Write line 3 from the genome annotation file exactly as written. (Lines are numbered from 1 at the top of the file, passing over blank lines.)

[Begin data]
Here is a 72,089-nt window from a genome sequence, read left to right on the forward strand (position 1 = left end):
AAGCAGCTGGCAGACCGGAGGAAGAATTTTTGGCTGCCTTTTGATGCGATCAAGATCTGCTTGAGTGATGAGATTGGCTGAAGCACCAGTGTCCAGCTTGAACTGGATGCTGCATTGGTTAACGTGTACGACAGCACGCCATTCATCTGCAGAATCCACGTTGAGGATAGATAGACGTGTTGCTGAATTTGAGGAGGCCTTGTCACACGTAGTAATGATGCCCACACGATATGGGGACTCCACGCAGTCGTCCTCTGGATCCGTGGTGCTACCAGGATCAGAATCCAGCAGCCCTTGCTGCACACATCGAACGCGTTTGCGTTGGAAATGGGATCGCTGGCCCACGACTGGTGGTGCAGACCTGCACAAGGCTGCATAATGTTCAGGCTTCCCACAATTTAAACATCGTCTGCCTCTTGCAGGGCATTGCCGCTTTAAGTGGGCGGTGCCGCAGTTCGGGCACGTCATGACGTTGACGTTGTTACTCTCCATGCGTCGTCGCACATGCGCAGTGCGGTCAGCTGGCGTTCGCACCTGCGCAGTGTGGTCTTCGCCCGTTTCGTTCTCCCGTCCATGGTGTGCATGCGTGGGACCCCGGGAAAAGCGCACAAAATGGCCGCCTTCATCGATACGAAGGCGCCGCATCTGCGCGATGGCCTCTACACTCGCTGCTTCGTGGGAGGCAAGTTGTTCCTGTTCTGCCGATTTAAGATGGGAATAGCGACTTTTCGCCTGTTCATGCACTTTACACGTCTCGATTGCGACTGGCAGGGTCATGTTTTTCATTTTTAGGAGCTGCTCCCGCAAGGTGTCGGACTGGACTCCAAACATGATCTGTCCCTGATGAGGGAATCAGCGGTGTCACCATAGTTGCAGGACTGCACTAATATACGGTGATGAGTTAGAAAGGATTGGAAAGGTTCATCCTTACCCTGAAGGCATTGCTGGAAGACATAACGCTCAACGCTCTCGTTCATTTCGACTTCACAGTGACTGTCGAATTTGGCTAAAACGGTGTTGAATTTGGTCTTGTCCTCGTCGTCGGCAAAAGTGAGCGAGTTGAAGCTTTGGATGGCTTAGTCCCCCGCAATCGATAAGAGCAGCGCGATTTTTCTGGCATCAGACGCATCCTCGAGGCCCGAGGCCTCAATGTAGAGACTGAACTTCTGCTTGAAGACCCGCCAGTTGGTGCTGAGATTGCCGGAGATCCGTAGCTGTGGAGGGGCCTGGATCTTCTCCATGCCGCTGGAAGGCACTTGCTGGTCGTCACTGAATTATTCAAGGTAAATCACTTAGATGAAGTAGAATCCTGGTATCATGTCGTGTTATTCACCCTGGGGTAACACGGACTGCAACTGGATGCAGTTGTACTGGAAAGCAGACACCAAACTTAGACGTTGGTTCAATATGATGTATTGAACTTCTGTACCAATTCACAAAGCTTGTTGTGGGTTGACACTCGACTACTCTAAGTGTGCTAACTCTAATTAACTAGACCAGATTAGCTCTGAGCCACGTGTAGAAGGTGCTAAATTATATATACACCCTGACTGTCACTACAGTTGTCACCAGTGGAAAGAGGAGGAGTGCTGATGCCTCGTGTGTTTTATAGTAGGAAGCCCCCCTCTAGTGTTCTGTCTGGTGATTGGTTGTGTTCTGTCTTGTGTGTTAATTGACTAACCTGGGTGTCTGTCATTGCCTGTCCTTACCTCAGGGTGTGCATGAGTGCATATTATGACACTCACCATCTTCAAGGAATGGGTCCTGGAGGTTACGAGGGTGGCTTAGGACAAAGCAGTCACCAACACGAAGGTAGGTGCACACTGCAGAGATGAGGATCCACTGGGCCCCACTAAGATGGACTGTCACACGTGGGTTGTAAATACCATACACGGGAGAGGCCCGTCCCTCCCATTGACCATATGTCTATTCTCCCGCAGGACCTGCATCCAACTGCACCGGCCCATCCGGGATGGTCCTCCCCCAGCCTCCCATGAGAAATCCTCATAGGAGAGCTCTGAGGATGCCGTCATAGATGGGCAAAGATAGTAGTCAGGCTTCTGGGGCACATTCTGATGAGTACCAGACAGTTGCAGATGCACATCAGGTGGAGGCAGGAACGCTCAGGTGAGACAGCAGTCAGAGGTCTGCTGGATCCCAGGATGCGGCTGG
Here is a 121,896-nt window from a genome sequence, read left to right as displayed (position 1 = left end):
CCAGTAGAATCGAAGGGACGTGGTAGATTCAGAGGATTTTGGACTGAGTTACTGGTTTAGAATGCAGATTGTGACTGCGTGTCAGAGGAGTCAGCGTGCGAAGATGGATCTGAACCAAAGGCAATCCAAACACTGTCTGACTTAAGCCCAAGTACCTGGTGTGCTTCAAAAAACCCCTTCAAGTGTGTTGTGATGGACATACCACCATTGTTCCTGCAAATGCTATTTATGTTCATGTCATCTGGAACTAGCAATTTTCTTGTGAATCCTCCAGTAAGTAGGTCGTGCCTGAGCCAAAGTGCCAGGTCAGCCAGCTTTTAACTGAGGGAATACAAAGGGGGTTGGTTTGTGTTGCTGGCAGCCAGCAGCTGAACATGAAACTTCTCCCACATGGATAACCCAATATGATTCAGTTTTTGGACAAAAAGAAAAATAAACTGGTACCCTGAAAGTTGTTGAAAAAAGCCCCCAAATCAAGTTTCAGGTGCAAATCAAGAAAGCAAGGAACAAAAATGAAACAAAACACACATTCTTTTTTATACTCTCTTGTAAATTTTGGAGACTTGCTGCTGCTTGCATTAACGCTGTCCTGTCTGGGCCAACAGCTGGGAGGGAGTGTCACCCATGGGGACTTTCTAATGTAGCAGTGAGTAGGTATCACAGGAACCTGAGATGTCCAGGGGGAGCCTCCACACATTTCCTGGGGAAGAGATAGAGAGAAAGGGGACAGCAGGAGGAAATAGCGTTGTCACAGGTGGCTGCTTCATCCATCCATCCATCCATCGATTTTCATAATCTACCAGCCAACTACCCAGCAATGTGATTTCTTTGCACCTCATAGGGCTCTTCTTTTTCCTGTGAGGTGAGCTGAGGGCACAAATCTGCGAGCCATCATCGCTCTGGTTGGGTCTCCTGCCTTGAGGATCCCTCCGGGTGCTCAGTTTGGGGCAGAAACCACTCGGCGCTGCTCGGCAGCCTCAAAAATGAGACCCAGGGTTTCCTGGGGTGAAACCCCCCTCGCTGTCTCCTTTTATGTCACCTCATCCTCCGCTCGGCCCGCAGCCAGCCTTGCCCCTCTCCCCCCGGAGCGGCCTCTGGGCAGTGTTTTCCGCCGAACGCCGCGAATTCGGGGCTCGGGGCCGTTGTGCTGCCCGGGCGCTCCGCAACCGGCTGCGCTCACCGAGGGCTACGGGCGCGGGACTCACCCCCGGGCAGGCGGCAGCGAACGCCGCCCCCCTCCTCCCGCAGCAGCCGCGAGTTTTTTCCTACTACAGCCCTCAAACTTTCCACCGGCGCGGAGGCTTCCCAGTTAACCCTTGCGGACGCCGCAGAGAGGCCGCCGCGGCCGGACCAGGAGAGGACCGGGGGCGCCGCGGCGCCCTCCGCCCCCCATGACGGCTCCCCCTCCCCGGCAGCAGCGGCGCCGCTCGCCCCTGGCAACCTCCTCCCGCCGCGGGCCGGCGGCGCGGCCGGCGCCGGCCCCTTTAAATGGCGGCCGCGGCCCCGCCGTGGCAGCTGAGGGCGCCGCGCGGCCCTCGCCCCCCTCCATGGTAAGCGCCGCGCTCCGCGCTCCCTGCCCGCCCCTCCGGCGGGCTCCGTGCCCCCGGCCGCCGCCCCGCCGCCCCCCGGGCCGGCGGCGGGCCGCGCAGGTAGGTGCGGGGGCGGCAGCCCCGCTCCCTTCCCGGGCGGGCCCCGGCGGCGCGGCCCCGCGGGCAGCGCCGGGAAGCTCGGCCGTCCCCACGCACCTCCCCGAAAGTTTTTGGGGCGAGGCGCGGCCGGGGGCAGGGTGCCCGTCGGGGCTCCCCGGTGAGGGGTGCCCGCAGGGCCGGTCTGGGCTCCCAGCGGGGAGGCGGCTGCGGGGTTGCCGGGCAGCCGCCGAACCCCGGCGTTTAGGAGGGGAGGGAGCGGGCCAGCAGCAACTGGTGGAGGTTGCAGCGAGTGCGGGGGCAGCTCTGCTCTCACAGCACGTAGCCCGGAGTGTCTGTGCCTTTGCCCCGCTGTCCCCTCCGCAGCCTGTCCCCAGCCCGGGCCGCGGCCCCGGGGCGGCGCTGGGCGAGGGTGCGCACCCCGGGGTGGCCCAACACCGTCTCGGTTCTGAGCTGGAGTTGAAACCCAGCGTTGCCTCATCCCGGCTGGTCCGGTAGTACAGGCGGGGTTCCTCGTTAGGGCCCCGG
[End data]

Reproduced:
Here is a 121,896-nt window from a genome sequence, read left to right as displayed (position 1 = left end):